In recent months, several bold-faced names have openly discussed their cancer journeys, no doubt helping educate the general public. Countless Americans probably first learned about multiple myeloma when U.S. Congressman Steve Scalise, a Republican from Louisiana, posted on social media in September that he was undergoing treatment for the blood cancer. Scalise, the majority leader, has remained in the legislative spotlight, proving that in many cases, folks with cancer can continue leading their active lives.

Similarly, supermodel Linda Evangelista revealed that she had been diagnosed with cancer twice: breast cancer in 2018 after an annual mammogram and then, despite having had a bilateral mastectomy, cancer of the pectoral muscle in 2022.

In November, actor Erik Jensen, who has appeared in The Walking Dead, Mr. Robot, Mindhunter and more, announced he had Stage IV colorectal cancer, spurring discussions, for example, about what the different stages mean.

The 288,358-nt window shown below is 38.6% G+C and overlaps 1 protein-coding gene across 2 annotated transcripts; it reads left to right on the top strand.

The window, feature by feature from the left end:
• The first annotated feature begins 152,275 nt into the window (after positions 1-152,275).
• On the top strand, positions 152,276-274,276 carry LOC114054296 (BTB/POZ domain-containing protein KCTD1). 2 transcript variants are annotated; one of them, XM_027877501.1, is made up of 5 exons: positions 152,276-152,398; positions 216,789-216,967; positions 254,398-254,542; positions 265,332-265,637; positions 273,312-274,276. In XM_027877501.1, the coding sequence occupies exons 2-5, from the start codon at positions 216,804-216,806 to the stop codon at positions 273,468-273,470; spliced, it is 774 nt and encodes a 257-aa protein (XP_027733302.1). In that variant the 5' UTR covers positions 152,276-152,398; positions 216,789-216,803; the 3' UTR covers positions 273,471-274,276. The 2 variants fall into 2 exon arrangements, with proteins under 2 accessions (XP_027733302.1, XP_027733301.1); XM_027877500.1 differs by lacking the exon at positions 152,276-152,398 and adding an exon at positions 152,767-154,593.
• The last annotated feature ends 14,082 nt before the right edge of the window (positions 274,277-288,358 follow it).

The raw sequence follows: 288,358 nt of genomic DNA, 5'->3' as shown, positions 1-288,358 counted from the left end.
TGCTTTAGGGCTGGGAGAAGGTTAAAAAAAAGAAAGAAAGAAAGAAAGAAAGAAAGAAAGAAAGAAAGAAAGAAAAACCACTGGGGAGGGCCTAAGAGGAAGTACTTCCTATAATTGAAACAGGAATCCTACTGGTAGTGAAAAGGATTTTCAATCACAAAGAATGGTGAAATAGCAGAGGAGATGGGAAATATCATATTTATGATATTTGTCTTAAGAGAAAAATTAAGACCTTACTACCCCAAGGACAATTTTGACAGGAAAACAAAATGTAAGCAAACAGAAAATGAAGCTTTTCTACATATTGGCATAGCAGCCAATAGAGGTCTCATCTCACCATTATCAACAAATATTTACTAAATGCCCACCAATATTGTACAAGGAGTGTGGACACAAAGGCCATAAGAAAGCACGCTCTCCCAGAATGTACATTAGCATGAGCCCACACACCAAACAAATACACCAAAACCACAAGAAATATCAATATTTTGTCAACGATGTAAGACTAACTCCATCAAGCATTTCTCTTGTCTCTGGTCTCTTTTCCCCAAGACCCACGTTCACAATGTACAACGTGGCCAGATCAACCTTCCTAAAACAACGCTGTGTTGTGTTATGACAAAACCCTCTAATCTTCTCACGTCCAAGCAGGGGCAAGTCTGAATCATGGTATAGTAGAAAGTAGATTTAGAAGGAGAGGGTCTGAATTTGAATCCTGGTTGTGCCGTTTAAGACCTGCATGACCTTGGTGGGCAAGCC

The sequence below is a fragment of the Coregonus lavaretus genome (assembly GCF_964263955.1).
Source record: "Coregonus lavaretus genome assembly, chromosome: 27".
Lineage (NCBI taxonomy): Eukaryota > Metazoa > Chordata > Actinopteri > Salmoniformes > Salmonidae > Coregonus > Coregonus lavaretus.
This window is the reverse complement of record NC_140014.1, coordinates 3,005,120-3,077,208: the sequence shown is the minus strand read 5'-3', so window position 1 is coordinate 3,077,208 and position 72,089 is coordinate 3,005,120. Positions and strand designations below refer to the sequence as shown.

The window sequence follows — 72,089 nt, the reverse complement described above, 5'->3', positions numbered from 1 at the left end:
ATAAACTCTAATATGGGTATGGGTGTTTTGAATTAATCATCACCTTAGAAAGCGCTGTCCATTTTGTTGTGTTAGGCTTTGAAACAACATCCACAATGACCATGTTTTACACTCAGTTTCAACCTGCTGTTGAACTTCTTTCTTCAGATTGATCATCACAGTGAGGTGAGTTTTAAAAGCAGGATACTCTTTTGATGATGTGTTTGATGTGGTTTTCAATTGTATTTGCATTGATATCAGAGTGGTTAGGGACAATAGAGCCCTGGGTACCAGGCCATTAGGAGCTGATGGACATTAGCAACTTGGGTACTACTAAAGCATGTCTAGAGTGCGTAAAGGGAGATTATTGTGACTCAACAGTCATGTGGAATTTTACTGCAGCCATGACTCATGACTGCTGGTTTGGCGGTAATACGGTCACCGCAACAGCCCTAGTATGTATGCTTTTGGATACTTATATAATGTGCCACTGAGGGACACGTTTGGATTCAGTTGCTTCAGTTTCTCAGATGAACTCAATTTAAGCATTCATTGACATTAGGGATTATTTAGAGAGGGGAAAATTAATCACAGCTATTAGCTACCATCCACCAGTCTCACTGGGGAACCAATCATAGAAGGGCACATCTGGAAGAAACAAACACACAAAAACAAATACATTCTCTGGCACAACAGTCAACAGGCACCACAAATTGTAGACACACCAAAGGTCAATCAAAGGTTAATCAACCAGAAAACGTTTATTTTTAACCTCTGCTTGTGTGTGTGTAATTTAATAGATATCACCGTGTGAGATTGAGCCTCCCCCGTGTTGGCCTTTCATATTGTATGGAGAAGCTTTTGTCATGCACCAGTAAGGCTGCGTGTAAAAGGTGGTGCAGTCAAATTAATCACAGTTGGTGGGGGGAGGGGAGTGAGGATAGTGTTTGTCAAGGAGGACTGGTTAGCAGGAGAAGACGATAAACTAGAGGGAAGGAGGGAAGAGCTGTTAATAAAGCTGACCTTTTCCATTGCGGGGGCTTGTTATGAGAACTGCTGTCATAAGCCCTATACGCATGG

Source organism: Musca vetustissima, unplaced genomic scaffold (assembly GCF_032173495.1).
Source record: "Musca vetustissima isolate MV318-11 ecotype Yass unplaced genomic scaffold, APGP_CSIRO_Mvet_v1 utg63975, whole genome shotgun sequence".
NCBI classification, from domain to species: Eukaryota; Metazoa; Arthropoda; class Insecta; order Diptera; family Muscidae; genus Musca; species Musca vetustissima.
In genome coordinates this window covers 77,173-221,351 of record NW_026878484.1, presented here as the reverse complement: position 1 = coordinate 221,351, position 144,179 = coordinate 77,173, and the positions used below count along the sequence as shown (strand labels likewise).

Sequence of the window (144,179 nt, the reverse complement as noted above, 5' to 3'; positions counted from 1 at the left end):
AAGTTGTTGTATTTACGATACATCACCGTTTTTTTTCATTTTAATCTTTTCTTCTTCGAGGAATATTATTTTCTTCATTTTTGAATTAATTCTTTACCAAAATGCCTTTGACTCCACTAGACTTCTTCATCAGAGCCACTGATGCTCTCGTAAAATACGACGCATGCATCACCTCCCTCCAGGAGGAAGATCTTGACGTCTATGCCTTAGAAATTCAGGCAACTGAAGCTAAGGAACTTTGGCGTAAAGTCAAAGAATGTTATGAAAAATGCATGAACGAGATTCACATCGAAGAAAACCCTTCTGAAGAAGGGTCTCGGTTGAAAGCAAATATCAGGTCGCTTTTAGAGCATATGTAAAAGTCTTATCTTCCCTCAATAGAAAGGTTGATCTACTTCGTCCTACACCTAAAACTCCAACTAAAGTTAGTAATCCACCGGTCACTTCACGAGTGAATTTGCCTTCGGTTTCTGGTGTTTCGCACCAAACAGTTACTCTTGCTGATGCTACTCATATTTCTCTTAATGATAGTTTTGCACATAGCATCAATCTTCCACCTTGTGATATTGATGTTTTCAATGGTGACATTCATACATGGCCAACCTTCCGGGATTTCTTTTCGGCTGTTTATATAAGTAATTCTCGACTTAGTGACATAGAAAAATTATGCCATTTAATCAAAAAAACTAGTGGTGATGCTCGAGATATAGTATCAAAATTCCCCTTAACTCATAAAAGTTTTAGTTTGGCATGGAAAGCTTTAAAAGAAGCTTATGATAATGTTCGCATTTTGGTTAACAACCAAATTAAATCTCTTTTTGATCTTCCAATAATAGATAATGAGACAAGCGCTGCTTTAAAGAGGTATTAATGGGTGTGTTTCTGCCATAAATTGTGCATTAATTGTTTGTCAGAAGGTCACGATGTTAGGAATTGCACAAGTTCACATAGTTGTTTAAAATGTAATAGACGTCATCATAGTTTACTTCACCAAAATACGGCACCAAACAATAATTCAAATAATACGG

Then there’s Suzanne Somers, who died of complications of breast cancer a day before her 77th birthday and 23 years after her first breast cancer diagnosis. Beloved for the sitcom Three’s Company and for the ThighMaster exercise device she created, Somers worried cancer advocates when she published Knockout, a book questioning the appropriateness of chemotherapy to treat common cancers. She also promoted so-called bioidentical hormones as an alternative treatment for menopause. As KFF Health News wrote upon her passing, “Somers’ legacy [is] tainted by celebrity medical misinformation.”

“It’s clear that cancer misinformation is a pervasive problem across social networks,” noted New York University School of Medicine’s Stacy Loeb, MD, in a National Cancer Institute article on the dangers of promoting unproven treatments. It’s important, she said, that health care providers “have an open discussion with people about what they’ve seen on social media, and to share evidence-based cancer information.”